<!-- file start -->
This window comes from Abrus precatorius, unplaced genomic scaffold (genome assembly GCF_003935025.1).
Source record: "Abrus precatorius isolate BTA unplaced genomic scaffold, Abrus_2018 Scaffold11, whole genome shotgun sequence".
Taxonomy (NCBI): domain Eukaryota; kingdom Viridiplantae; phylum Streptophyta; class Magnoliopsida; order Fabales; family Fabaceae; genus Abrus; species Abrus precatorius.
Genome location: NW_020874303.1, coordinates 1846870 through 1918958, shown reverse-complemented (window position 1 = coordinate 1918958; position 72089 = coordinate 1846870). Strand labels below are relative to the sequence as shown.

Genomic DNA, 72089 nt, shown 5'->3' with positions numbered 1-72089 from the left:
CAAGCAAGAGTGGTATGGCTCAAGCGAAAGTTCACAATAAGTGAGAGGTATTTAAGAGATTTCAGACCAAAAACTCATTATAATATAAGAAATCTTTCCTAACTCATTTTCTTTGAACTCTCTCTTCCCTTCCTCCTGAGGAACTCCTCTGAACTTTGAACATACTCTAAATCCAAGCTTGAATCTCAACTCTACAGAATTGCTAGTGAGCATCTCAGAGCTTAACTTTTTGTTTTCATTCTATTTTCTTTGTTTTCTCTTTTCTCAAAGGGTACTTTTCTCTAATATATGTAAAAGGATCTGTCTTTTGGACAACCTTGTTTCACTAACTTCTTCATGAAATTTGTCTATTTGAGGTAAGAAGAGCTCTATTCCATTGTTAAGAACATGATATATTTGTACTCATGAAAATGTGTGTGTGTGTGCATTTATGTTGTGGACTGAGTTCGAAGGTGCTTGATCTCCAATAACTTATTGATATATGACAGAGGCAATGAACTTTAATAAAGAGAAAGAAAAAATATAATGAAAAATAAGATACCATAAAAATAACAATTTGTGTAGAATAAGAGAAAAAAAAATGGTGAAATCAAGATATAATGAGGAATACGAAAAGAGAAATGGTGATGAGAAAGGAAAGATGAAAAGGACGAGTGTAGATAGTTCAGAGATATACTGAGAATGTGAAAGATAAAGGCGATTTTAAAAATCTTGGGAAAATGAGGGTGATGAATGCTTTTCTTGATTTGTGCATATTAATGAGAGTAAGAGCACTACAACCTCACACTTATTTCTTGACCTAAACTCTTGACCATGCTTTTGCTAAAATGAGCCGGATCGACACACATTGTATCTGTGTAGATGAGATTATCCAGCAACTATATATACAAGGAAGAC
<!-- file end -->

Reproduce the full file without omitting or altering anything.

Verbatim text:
This window comes from Abrus precatorius, unplaced genomic scaffold (genome assembly GCF_003935025.1).
Source record: "Abrus precatorius isolate BTA unplaced genomic scaffold, Abrus_2018 Scaffold11, whole genome shotgun sequence".
Taxonomy (NCBI): domain Eukaryota; kingdom Viridiplantae; phylum Streptophyta; class Magnoliopsida; order Fabales; family Fabaceae; genus Abrus; species Abrus precatorius.
Genome location: NW_020874303.1, coordinates 1846870 through 1918958, shown reverse-complemented (window position 1 = coordinate 1918958; position 72089 = coordinate 1846870). Strand labels below are relative to the sequence as shown.

Genomic DNA, 72089 nt, shown 5'->3' with positions numbered 1-72089 from the left:
CAAGCAAGAGTGGTATGGCTCAAGCGAAAGTTCACAATAAGTGAGAGGTATTTAAGAGATTTCAGACCAAAAACTCATTATAATATAAGAAATCTTTCCTAACTCATTTTCTTTGAACTCTCTCTTCCCTTCCTCCTGAGGAACTCCTCTGAACTTTGAACATACTCTAAATCCAAGCTTGAATCTCAACTCTACAGAATTGCTAGTGAGCATCTCAGAGCTTAACTTTTTGTTTTCATTCTATTTTCTTTGTTTTCTCTTTTCTCAAAGGGTACTTTTCTCTAATATATGTAAAAGGATCTGTCTTTTGGACAACCTTGTTTCACTAACTTCTTCATGAAATTTGTCTATTTGAGGTAAGAAGAGCTCTATTCCATTGTTAAGAACATGATATATTTGTACTCATGAAAATGTGTGTGTGTGTGCATTTATGTTGTGGACTGAGTTCGAAGGTGCTTGATCTCCAATAACTTATTGATATATGACAGAGGCAATGAACTTTAATAAAGAGAAAGAAAAAATATAATGAAAAATAAGATACCATAAAAATAACAATTTGTGTAGAATAAGAGAAAAAAAAATGGTGAAATCAAGATATAATGAGGAATACGAAAAGAGAAATGGTGATGAGAAAGGAAAGATGAAAAGGACGAGTGTAGATAGTTCAGAGATATACTGAGAATGTGAAAGATAAAGGCGATTTTAAAAATCTTGGGAAAATGAGGGTGATGAATGCTTTTCTTGATTTGTGCATATTAATGAGAGTAAGAGCACTACAACCTCACACTTATTTCTTGACCTAAACTCTTGACCATGCTTTTGCTAAAATGAGCCGGATCGACACACATTGTATCTGTGTAGATGAGATTATCCAGCAACTATATATACAAGGAAGAC